Robert Frost

Essay by PaperNerd ContributorHigh School, 12th grade August 2001

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Robert Frost was born in California in 1873. At the age of ten, Frost moved cross-country to the New England town of Massachusetts. Here Frost encountered the unique environment of the northeast. The New England environment was a sharp contrast to the warm, sunny and sandy atmosphere of California. The experiences Frost had with the poor soil, mountainous granite, and dense woods (Bloom 6) helped Frost to learn to make nature speak with a human voice. In his poetry, Robert Frost uses nature as a symbol of rural life, human emotion and God in his poems.

Rural life is a major part of Frost's poetry. Andrea Defusco said that Frost "draws upon the feeling that rural life is representative of human life in general"� (66). In his poems, Frost never strays from his New England background, telling only of his own experiences in the rural world (Gerber 60). These included owning a dairy farm in New England, and living in rural England.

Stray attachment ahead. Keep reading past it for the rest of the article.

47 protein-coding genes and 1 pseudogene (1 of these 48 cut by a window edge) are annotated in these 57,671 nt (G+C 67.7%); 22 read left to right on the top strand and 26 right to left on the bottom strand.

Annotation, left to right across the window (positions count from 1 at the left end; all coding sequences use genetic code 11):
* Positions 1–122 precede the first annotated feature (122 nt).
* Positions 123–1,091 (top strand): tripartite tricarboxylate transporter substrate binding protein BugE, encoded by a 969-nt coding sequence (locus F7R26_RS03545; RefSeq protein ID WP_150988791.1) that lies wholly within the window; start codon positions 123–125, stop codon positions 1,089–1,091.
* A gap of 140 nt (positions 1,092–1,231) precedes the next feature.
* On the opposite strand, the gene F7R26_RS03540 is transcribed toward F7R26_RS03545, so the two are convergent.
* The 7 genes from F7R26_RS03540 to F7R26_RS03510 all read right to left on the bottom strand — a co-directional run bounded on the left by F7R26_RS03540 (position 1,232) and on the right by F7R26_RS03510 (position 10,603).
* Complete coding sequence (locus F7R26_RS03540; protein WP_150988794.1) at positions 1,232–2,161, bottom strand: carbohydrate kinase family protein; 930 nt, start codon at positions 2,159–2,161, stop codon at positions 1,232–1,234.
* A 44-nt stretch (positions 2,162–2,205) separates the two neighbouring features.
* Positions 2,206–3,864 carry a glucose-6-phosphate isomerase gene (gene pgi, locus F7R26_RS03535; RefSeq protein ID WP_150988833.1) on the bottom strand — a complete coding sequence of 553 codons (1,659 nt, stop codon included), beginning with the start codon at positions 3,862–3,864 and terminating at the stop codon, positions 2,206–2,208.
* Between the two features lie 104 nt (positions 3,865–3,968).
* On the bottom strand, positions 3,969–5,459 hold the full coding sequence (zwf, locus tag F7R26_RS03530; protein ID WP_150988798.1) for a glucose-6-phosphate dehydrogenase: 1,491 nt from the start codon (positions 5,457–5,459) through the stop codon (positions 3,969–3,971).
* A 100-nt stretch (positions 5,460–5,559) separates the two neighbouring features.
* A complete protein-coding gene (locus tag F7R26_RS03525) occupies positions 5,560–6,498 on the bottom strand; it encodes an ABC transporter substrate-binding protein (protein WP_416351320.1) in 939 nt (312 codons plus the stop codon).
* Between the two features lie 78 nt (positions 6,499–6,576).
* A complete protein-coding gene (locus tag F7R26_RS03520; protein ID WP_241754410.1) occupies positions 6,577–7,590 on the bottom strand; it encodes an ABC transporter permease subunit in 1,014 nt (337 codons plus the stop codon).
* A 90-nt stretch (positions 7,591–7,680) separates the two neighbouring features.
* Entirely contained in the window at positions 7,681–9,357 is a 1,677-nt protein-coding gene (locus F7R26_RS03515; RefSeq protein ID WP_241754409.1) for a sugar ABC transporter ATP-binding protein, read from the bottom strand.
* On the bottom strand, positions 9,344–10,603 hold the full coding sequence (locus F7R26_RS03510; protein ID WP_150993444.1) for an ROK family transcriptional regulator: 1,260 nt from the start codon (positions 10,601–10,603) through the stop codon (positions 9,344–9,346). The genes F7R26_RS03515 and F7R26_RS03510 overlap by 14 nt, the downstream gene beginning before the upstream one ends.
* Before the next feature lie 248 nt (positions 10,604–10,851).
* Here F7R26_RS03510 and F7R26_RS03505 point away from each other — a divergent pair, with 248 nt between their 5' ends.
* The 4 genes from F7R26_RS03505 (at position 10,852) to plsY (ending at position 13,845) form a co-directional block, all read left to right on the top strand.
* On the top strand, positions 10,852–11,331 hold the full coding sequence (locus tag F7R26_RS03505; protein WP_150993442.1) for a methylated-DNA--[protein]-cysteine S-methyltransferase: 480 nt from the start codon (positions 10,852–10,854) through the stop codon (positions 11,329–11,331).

Frost wrote many poems about his farm life, such as "The Need of Being Versed In Country Things,"� "Out, Out "","� and "The Pasture."� In "The Need of Being Versed In Country Things,"� Frost speaks of an old farmhouse that has burnt down, with the brick chimney standing "Like a pistil after the petals go."� In "Out, Out-,"� Frost tells of a farm boy doing his chores. In "The Pasture,"� Frost speaks of raking leaves in the pasture and ""¦Going out to fetch the little calf"¦"� In "Putting in the Seed,"� Frost tells of planting beans and waiting for them to sprout out of the earth. His effort to maintain a rural atmosphere in his poetry is countered by Frost's poem "Stopping By Woods"� which "describes details which seem to point everywhere beyond the rural world"�...